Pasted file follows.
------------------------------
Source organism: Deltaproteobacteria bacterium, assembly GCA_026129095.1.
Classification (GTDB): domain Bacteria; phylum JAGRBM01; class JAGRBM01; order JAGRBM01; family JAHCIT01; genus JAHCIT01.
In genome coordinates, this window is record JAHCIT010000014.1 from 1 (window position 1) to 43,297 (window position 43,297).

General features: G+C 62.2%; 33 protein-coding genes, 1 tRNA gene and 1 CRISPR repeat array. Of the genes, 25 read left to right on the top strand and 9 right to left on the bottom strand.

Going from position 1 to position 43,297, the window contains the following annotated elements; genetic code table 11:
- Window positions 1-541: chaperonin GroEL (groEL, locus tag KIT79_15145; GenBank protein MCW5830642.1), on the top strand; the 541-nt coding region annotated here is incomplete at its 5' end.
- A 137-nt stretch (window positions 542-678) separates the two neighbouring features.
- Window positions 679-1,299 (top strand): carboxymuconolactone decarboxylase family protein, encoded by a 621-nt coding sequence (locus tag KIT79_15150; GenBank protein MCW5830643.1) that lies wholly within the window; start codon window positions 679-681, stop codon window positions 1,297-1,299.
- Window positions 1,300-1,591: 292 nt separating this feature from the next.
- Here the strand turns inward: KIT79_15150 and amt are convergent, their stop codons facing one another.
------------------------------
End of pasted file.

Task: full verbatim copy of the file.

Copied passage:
Source organism: Deltaproteobacteria bacterium, assembly GCA_026129095.1.
Classification (GTDB): domain Bacteria; phylum JAGRBM01; class JAGRBM01; order JAGRBM01; family JAHCIT01; genus JAHCIT01.
In genome coordinates, this window is record JAHCIT010000014.1 from 1 (window position 1) to 43,297 (window position 43,297).

General features: G+C 62.2%; 33 protein-coding genes, 1 tRNA gene and 1 CRISPR repeat array. Of the genes, 25 read left to right on the top strand and 9 right to left on the bottom strand.

Going from position 1 to position 43,297, the window contains the following annotated elements; genetic code table 11:
- Window positions 1-541: chaperonin GroEL (groEL, locus tag KIT79_15145; GenBank protein MCW5830642.1), on the top strand; the 541-nt coding region annotated here is incomplete at its 5' end.
- A 137-nt stretch (window positions 542-678) separates the two neighbouring features.
- Window positions 679-1,299 (top strand): carboxymuconolactone decarboxylase family protein, encoded by a 621-nt coding sequence (locus tag KIT79_15150; GenBank protein MCW5830643.1) that lies wholly within the window; start codon window positions 679-681, stop codon window positions 1,297-1,299.
- Window positions 1,300-1,591: 292 nt separating this feature from the next.
- Here the strand turns inward: KIT79_15150 and amt are convergent, their stop codons facing one another.